Often when marketers are planning and budgeting for communications campaigns, they want to include as many different activities as possible. They think:
“We want to be on TV since it has the most impact. But we need to use more digital ads because everyone is online and they are measurable. I heard email produces the highest ROI, so we need some of it. We’ve got to be using social media because it is growing. Let’s try some retargeting so we can stay in front of people that have indicated an interest by visiting our website. And we shouldn’t forget PR! It’s like free advertising.”
And so on.
Many marketers use modest amounts of many different tools, trying to do each with the least amount of money. Guess what happens? It leads to huge inefficiencies, because many of the marketing dollars are pumped into tools that have little to no impact on sales. What’s worse: The limited amount of funds allocated for the most productive tools lose the impact they could have had, had they been fully funded.
We were inspired to write our book, Put Your Mouth Where the Money Is, to help marketers better allocate their resources to improve effectiveness — hence the subtitle, How to Refocus Marketing Communications for the Greatest Impact on Sales. We wanted to give marketers simple steps to make their resources go as far as possible. You can learn more about the book here.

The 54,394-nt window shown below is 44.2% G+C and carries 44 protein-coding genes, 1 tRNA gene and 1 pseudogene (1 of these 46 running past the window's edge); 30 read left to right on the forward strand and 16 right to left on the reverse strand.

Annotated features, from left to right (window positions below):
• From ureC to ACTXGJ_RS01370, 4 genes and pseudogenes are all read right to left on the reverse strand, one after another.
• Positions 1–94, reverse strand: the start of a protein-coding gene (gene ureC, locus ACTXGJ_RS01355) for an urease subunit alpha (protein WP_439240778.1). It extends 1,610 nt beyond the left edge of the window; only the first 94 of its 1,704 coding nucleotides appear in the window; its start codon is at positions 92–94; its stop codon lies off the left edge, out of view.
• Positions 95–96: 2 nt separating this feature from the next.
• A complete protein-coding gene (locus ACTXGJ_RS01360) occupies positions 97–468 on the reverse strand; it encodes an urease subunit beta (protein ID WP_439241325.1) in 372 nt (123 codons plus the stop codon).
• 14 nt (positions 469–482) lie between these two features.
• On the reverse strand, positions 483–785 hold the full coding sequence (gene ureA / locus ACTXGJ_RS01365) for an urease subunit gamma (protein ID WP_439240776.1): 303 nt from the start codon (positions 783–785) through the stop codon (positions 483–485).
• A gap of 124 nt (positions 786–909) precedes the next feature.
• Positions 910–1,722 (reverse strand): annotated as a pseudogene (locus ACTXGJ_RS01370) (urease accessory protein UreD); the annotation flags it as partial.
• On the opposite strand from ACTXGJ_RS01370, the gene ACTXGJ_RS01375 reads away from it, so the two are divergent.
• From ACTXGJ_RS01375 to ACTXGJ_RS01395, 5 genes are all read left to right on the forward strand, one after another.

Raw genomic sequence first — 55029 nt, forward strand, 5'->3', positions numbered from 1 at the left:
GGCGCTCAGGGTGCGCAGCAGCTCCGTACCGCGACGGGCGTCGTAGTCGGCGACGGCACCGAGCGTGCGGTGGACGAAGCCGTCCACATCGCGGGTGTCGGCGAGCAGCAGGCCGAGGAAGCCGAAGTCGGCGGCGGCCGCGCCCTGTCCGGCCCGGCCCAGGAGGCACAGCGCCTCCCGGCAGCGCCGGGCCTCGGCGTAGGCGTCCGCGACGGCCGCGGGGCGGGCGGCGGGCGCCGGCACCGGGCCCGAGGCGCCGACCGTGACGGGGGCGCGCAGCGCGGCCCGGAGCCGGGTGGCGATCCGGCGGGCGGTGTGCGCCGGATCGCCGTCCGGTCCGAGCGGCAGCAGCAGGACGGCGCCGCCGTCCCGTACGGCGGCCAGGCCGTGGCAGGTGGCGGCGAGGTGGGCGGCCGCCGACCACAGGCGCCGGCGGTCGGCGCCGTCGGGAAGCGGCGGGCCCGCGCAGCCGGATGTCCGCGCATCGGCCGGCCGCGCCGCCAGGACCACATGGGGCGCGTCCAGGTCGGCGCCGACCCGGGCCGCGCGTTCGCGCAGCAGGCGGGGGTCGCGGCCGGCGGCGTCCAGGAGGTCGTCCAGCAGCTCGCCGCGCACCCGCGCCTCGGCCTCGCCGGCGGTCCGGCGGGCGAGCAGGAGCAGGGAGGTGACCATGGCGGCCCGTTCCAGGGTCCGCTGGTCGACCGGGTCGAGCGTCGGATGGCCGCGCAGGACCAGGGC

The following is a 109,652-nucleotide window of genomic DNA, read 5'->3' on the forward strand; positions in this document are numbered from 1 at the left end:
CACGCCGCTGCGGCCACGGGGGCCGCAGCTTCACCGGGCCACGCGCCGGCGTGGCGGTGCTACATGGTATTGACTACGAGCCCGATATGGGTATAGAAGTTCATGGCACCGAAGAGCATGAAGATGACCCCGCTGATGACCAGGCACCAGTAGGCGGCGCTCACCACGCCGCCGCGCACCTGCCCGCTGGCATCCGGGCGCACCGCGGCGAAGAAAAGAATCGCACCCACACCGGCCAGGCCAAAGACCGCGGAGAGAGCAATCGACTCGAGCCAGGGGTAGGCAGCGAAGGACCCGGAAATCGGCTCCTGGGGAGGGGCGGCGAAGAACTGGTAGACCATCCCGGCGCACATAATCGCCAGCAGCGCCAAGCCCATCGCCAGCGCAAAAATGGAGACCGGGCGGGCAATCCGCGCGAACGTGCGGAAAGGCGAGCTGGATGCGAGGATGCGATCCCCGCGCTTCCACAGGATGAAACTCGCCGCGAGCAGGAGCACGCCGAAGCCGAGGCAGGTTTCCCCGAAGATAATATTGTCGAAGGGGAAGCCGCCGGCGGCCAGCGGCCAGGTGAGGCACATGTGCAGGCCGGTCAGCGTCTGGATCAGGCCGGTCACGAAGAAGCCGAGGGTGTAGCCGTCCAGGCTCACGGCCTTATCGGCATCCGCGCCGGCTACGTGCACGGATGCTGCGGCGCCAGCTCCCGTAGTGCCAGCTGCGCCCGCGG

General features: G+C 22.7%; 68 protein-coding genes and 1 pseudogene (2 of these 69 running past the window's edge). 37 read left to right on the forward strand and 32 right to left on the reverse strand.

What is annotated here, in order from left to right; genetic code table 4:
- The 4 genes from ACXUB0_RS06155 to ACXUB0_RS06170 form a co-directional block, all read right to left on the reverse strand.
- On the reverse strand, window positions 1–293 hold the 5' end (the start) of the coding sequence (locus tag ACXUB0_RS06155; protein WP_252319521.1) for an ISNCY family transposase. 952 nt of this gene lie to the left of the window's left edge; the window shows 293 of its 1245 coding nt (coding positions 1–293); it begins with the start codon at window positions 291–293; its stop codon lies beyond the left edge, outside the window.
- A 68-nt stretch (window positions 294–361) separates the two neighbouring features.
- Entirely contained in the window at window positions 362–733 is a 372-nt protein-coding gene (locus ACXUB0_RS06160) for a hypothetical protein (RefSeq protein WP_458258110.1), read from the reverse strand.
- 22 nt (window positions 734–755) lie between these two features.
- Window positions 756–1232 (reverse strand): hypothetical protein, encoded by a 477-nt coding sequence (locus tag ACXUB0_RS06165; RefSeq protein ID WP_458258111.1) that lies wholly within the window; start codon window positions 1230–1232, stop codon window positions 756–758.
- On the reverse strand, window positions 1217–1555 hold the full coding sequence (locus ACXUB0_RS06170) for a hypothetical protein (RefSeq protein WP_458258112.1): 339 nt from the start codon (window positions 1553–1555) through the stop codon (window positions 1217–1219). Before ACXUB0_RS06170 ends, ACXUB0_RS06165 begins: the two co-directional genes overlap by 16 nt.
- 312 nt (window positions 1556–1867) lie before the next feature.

It’s important, first, for marketers to get a sense of which activities and tools are having the greatest and least impact on sales. That’s relatively simple for many companies selling directly to end-users; more challenging for those who are not.
Secondly, marketers should make a concerted effort to get the best information possible. That means tracking activities from various sources as far as possible down the path towards purchase (e.g. clicking the dealer locator link or downloading a rebate coupon on the website is closer to a sale than simply visiting the website.) Being advocates of Real Connection™, we also believe strongly in the power of talking to new customers to learn what they were exposed to, their path to purchase and why they purchased. It’s also important to contact lost customers to learn why they left.
We’ve spent decades helping brands connect with their customers in meaningful, lasting ways. In that time, we’ve learned the importance of not trying to do as many things as possible, as inexpensively as possible. Determine what you can do to be incredible at two or three of the most productive marketing communications activities, and watch what happens.